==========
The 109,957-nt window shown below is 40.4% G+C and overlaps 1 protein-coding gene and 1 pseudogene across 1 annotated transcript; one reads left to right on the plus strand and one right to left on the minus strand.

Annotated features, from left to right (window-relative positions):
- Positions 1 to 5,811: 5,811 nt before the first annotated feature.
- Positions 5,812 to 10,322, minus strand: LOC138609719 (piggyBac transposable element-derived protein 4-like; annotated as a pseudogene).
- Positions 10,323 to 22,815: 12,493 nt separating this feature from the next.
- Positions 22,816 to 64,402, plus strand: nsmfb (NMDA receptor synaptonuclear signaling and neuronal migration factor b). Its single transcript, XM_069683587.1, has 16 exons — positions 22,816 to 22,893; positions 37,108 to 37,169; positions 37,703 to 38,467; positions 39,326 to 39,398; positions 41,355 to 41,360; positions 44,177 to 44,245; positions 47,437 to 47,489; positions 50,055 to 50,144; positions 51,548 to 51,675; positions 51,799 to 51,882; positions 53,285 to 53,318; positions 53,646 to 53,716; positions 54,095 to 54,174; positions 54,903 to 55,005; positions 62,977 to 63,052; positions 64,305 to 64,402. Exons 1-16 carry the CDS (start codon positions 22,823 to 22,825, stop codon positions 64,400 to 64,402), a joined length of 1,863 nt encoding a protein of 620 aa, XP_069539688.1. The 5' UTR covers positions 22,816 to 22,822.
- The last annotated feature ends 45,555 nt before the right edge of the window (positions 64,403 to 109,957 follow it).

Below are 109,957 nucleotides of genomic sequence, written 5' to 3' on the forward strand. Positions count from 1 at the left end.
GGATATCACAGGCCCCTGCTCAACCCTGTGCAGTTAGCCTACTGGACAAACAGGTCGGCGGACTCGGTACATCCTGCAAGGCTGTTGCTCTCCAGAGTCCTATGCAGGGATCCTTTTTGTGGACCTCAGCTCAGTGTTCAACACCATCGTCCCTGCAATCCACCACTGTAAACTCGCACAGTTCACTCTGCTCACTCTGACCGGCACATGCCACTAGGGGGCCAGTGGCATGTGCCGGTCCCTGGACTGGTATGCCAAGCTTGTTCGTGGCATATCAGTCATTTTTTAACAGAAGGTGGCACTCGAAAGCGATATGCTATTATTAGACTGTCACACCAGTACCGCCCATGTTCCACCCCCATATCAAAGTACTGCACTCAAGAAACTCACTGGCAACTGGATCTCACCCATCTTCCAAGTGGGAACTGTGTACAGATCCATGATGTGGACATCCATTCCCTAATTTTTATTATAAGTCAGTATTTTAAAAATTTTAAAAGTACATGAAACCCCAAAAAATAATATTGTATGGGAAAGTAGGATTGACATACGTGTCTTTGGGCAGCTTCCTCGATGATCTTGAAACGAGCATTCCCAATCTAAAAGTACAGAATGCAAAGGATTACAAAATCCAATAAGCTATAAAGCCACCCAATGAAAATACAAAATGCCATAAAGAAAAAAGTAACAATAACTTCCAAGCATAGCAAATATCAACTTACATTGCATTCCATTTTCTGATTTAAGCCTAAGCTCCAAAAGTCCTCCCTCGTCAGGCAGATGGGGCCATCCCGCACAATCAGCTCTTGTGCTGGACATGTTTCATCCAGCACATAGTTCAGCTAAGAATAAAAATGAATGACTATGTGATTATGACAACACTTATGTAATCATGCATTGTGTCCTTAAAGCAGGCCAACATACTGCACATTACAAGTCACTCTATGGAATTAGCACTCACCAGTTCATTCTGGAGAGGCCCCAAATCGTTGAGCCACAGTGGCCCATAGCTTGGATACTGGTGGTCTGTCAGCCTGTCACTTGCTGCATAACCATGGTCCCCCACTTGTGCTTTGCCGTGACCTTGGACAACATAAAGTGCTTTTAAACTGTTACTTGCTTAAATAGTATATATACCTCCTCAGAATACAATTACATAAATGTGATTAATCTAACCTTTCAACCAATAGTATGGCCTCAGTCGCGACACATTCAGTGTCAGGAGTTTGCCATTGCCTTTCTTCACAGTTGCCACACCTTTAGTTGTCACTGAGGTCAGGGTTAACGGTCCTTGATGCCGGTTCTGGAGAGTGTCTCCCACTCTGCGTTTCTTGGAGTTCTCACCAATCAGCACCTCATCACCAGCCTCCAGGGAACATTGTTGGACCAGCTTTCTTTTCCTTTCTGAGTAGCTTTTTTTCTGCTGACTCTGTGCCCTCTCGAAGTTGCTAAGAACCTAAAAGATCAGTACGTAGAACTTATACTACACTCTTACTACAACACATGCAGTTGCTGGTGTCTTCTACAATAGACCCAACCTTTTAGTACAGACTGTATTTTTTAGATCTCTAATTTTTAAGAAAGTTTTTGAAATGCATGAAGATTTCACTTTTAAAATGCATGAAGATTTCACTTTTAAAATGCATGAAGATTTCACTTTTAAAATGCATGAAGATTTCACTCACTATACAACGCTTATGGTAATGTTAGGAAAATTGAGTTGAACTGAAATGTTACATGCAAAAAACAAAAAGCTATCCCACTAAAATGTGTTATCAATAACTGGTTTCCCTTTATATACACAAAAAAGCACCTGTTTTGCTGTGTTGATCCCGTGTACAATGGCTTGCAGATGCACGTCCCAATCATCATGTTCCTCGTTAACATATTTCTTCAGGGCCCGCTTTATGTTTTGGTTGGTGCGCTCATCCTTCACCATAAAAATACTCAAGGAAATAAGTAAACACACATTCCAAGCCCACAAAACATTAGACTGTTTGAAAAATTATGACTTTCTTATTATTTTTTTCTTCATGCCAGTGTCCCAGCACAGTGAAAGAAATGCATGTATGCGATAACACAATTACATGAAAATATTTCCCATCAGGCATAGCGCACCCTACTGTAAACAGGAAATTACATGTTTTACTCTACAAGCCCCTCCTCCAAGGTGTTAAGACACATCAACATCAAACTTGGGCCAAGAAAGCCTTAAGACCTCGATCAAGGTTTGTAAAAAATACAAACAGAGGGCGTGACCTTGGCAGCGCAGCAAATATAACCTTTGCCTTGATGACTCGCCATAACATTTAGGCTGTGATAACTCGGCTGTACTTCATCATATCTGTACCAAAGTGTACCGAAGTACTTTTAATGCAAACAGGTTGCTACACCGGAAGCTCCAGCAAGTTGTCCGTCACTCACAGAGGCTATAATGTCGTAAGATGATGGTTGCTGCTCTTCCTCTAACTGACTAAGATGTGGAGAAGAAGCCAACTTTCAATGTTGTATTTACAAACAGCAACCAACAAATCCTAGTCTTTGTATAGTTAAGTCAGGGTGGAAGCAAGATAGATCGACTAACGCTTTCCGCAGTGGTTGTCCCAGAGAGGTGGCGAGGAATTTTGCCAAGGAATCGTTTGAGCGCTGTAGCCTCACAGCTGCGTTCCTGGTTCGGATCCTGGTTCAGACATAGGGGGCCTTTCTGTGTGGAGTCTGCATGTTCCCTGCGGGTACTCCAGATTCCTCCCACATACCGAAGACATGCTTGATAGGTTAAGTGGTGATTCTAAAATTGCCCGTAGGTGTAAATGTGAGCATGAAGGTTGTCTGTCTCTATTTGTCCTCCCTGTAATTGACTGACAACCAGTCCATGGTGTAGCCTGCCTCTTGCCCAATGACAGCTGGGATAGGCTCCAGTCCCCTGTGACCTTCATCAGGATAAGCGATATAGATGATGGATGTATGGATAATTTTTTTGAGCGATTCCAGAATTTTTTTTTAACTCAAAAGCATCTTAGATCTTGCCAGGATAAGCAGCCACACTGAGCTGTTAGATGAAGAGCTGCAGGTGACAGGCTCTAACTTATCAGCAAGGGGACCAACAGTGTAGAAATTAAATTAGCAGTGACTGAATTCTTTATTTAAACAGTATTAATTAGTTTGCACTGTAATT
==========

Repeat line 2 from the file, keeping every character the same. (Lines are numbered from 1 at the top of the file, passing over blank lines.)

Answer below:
Annotated features, from left to right (window-relative positions):